Volume 72 Issue 22 Pages 7957–7969  
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  Abstract The leaf size-stem size spectrum is one of the main dimensions of plant ecological strategies. Yet the anatomical, mechanical, and hydraulic implications of small vs. large shoots are still poorly understood. We investigated 42 tropical rainforest tree species in French Guiana, with a wide range of leaf areas at the shoot level. We quantified the scaling of hydraulic and mechanical constraints with shoot size estimated as the water potential difference ΔΨ and the bending angle ΔΦ, respectively. We investigated how anatomical tissue area, flexural stiffness and xylem vascular architecture affect such scaling by deviating (or not) from theoretical isometry with shoot size variation. Vessel diameter and conductive path length were found to be allometrically related to shoot size, thereby explaining the independence between ΔΨ and shoot size. Leaf mass per area, stem length, and the modulus of elasticity were allometrically related with shoot size, explaining the independence between ΔΦ and shoot size. Our study also shows that the maintenance of both water supply and mechanical stability across the shoot size range are not in conflict.  
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  Publisher Oxford University Press Place of Publication Editor  
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  Call Number EcoFoG @ webmaster @ Serial 1050  
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Author Coste, S.; Baraloto, C.; Leroy, C.; Marcon, E.; Renaud, A.; Richardson, A.D.; Roggy, J.C.; Schimann, H.; Uddling, J.; Herault, B. openurl 
  Title Assessing foliar chlorophyll contents with the SPAD-502 chlorophyll meter: a calibration test with thirteen tree species of tropical rainforest in French Guiana Type Journal Article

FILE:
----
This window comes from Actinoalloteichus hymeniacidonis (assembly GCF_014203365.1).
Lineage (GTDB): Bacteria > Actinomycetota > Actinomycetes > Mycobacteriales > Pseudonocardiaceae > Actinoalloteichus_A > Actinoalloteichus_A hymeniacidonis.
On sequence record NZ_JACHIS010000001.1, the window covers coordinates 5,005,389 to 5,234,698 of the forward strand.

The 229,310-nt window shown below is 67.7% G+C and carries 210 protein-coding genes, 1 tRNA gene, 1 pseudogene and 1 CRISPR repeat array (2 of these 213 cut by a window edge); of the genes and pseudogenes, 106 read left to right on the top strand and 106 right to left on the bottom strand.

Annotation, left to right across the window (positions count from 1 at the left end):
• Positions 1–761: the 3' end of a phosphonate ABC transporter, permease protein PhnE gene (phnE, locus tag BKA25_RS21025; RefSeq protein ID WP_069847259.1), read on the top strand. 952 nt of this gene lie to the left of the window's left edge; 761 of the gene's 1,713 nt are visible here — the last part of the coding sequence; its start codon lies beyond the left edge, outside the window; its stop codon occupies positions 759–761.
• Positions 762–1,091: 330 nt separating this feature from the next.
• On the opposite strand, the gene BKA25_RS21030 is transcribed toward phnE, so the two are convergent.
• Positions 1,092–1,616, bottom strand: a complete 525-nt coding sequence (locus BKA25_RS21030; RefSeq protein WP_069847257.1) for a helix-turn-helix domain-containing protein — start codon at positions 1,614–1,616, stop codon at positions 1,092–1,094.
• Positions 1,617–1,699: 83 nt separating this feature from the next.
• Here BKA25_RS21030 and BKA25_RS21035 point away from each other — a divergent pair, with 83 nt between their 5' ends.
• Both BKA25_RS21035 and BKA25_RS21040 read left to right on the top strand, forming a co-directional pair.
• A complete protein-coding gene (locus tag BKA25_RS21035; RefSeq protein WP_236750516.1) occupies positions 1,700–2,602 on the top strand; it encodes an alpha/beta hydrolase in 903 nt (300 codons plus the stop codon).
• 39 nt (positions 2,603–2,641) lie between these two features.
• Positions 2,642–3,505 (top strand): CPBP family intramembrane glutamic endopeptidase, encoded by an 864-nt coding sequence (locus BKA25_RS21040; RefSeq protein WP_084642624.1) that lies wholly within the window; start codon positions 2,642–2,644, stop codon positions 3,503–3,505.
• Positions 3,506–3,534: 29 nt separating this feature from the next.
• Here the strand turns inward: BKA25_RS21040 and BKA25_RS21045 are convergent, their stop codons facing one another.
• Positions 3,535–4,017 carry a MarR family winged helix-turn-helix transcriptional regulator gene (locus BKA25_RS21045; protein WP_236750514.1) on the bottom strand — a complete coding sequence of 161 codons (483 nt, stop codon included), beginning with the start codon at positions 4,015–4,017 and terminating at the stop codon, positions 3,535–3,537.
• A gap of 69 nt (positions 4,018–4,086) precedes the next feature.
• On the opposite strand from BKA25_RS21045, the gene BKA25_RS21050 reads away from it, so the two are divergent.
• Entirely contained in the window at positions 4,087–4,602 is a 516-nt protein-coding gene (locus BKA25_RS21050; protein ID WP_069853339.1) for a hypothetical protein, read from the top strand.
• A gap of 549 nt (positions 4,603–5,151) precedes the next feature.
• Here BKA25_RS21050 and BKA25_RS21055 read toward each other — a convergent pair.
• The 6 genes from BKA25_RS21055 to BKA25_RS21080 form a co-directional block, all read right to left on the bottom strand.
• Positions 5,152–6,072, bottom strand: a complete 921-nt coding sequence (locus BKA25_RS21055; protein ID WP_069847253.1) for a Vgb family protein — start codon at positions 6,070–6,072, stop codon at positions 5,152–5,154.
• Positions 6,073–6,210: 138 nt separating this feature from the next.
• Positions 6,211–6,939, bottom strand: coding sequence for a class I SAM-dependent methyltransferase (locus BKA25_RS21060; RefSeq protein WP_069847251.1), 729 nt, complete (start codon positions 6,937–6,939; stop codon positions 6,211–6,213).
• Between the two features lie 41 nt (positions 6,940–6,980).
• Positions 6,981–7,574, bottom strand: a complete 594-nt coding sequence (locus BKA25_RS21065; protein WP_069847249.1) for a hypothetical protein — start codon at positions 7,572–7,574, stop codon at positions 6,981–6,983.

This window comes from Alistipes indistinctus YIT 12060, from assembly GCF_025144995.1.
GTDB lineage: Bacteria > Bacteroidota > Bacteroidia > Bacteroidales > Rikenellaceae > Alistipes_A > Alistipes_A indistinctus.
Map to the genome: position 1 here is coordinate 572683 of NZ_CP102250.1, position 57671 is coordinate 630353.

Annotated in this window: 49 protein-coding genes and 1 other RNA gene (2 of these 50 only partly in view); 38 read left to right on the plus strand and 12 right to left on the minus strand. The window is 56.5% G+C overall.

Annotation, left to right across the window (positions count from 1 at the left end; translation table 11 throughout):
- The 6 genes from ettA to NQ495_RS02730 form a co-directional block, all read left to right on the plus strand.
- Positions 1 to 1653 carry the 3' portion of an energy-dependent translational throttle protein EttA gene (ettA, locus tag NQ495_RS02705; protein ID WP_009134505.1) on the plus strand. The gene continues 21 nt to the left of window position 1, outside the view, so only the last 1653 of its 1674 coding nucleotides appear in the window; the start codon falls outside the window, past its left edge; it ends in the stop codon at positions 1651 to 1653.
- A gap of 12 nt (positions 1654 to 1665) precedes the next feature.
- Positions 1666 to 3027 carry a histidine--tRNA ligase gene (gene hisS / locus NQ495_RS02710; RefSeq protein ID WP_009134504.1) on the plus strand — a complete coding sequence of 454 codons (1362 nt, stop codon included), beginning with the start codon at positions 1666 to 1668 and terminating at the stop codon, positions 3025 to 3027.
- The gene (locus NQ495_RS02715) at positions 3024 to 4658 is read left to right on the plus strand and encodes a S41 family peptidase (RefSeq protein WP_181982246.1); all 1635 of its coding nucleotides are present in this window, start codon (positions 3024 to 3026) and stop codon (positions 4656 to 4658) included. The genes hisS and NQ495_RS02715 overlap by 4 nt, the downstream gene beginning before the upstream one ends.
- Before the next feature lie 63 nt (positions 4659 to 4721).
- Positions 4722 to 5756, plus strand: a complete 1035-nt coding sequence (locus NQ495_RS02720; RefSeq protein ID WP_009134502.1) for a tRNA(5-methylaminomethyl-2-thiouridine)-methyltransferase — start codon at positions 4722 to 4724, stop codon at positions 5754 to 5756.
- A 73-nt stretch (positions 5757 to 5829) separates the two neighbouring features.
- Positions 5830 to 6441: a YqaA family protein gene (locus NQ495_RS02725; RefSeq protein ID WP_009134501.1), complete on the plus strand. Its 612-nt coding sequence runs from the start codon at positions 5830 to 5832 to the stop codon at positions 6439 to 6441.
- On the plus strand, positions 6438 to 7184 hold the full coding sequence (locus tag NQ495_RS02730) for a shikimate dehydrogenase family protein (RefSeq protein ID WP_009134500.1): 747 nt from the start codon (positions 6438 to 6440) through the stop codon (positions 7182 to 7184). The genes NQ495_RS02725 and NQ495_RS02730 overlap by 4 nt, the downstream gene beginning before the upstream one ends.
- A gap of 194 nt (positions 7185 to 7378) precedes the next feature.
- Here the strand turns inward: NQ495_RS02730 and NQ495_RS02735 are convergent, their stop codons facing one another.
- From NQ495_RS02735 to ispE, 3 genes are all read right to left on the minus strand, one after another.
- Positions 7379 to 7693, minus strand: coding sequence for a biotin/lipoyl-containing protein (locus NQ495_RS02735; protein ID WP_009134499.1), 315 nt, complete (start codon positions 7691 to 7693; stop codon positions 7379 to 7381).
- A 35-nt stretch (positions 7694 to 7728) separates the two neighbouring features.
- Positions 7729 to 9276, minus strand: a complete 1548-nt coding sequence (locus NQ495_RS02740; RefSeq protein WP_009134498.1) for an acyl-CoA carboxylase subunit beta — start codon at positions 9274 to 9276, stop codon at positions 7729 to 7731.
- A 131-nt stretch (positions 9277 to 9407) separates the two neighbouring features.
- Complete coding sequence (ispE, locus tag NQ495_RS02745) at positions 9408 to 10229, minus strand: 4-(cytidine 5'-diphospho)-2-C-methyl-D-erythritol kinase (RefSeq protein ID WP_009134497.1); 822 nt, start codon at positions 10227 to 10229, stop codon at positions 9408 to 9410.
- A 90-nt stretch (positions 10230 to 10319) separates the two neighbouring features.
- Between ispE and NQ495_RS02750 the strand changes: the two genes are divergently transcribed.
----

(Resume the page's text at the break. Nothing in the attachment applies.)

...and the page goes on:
Year 2010 Publication Annals of Forest Science Abbreviated Journal (up) Ann. For. Sci.  
  Volume 67 Issue 6 Pages 607  
  Keywords chlorophyll estimate; model calibration; homographic functions; neotropical trees  
  Abstract Chlorophyll meters such as the SPAD-502 offer a simple, inexpensive and rapid method to estimate foliar chlorophyll content. However, values provided by SPAD-502 are unitless and require empirical calibrations between SPAD units and extracted chlorophyll values. Leaves of 13 tree species from the tropical rain forest in French Guiana were sampled to select the most appropriate calibration model among the often-used linear, polynomial and exponential models, in addition to a novel homographic model that has a natural asymptote. The homographic model best accurately predicted total chlorophyll content (mu g cm(-2)) from SPAD units (R-2 = 0.89). Interspecific differences in the homographic model parameters explain less than 7% of the variation in chlorophyll content in our data set. The utility of the general homographic model for a variety of research and management applications clearly outweighs the slight loss of model accuracy due to the abandon of the species' effect.  
  Address [Herault, Bruno] Univ Antilles Guyane, Unite Mixte Rech Ecol Forets Guyane, Kourou, France, Email: bruno.herault@ecofog.gf